'9 Chickweed Lane': I can't be the only one utterly riveted by this comic strip, right? | EW.com

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'9 Chickweed Lane': I can't be the only one utterly riveted by this comic strip, right?


9-Chickweed-LaneImage Credit: United Feature Syndicate, Inc.For roughly the past ten months, I have been utterly transfixed by the comic 9 Chickweed Lane. I’ve actually been a fan of the daily strip for years, which, since its start in 1993, has focused primarily on headstrong professor-cum-farmer Juliette living at the titular address in New Hampshire, and her headstrong ballerina daughter Edda living in New York City. Drawn and written by Brooke McEldowney with a mix of elegant whimsy and tart erudition – words one rarely uses when describing the funny pages post-Calvin and Hobbes – it is always a brilliant way for me to start my morning.

Since last November, though, McEldowney has used 9 Chickweed Lane to tell a single ongoing story, which only this week appears to be coming together in a deeply poignant climax.

The ambitious, moving, and still often pungently funny tale has been told almost entirely in flashback by Juliette’s usually cantankerous mother Edna (a.k.a. “Gran”) as her daughter sits at her bedside in the hospital. Set mostly in WWII-era England and then ten years later in New York, Edna tells Juliette about how, as a USO singer and covert spy, she came to fall in love with both an American intelligence officer and an Austrian P.O.W. Right there, you’ve got the makings of classic romantic melodrama, but McEldowney somehow keeps things from getting too crassly sentimental or unfolding in too obvious a fashion. And he’s barely wasted a panel doing it.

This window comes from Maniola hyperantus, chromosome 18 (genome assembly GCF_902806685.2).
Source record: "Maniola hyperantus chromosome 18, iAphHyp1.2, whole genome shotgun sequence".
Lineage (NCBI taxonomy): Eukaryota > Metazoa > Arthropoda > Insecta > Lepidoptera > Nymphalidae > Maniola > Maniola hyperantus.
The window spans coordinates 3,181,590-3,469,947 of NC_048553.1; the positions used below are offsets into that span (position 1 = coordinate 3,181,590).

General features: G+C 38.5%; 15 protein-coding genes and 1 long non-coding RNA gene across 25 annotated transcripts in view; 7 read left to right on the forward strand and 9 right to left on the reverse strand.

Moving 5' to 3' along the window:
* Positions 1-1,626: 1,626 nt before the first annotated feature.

I can’t be the only one obsessed with this story, right? Please tell me I’m not, PopWatchers, and if you’ve no clue what I’m talking about but have been intrigued enough to read this far, I highly recommend starting the story at the beginning by clicking here. (The full-color Sunday strips aren’t part of the narrative, but they’re still a great introduction to the strip’s other characters, including Edda’s nebbish beau Amos and her gay roommate and dance partner Seth.) When you’re done, tell me this isn’t one of the most engrossing and well-told stories from this year, because I clearly believe it is.


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